Another important input parameter to FEFF9 calculations is the core-hole treatment. When the core electron is excited by X-ray photons, it creates a photon-electron or core-hole pair. Among all three core-hole treatments supported by FEFF9, i.e., the final state rule (FSR), the random phase approximation (RPA) and no core-hole (NONE), it was found that calculated spectra without core-hole treatment resulted in the best agreement (highest cosine similarity) with experiments, as shown in Fig. 3. FSR sometimes breaks down for L-shell calculations while RPA can cause an irregular shake-up in the post-edge region of the XANES spectrum. Further, the more mobile electrons at outer shells (e.g., 2p vs. 1 s electrons) lead to stronger screening of the core-hole effect than can be accounted for with FSR or RPA.

In Fig. 4, the spectra calculated using the FEFF9 converged input parameters are compared against experimental spectra as well as spectra computed using ocean11,12, an alternative software based on the Bethe-Salpeter equation for XANES calculation. A horizontal shift to align the L3 peak and a Gaussian broadening with full width at half maximum (FWHM) of 1.2 eV were applied to the computed spectra to account for the less accurate determination of Fermi level and the instrumental broadening, respectively. In general, the FEFF9 spectra are in relatively good agreement with experimental measurements and the ocean computed spectra in terms of relative peak positions and peak intensities. For Ti in rutile TiO2 and V in α-V2O5, the L2 peak intensities and the edge separation computed by ocean are in better agreement with experiments than FEFF9, which can be explained by the inclusion of spin-orbit coupling during ocean calculation. However, the significantly higher computational costs and poorer scalability of ocean calculations make it less suitable for high-throughput generation of spectra.

Fig. 4
figure4

Comparison between experimental spectra, ocean computed spectra and FEFF9 computed spectra. The first and second major peaks are the L3 and L2 peak, respectively. The third peak in experimental V L-edge spectrum in α-V2O5, indicated by the black dashed rectangle, is contributed by the oxygen K-edge, which is not accounted for in the computed spectra. The details of experimental data can be found in Table 2. Spectra are shifted vertically and normalized to maximum intensity for ease of visualization.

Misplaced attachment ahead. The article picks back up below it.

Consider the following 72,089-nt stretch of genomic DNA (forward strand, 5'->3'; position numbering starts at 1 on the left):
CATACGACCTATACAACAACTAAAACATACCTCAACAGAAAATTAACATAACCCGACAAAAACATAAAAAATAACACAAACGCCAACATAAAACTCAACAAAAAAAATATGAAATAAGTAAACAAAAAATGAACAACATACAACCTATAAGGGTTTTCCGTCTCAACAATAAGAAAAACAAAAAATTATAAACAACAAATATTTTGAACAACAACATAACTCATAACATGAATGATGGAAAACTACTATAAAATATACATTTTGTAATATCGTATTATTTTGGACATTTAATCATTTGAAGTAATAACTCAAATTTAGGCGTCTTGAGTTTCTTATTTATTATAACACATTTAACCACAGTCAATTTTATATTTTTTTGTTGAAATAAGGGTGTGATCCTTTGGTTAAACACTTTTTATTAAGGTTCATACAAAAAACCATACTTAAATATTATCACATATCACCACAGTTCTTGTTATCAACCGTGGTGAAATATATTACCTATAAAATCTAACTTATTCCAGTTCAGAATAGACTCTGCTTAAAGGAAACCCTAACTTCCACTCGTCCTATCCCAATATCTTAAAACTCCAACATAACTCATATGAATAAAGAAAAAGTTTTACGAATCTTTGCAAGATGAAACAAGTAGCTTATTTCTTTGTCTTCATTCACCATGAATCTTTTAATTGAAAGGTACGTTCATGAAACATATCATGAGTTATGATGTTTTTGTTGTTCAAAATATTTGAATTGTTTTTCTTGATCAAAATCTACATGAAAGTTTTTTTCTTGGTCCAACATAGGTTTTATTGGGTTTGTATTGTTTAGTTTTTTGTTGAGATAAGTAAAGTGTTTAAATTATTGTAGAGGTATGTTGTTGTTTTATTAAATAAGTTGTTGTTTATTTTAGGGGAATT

The L2,3-edge XANES spectra for eight 3d transition metal elements in various crystals are plotted in Fig. 5. These elements are predominantly in the octahedral and tetrahedral local environments34. Except for Ti and Mn where the octahedral environment dominates, the rest of the 3d transition metals have a more even distribution of octahedral and tetrahedral local environment. The L3/L2 branching ratio, defined as the ratio of integrated intensities for L3 and L2 peaks, is vital to the spin states because this property is proportional to the number of paired electrons. In theory, the branching ratio for an absorbing atom in tetrahedral environment is smaller than that in octahedral environment. The crystal field splitting for tetrahedral environment is smaller than that of octahedral environment, leading to a preference for high-spin states over low-spin states in the tetrahedral environment. This is consistent with the observation that the L2 peak intensities for 3d transition metals such as Mn, Fe, Co, Ni and Cu in tetrahedral environment are significantly larger than in the octahedral environment. Another important finding comes from the decrease of white-line intensities. The white line refers to the intense absorption in the rising edge region of a XANES spectrum. Its intensity is positively related to the number of unoccupied d states. With increasing number of valence states, the white line intensities continue to decrease along with filling of d orbitals. While most FEFF spectra trends are consistent with theory, we observed that a small number of spectra (53 out of around 140,000 site-wise spectra) possess unphysical negative intensities. This could be caused by the instability when directly solving the complex Green’s function, which leads to small negative spectra weight since the phase might be wrong. Another possible explanation lies in the numerical precision differences between the atomic background and the scattering contributions, which are calculated separately. While extra caution is needed, it is up to users and use cases to determine how to treat those spectra with negative intensities.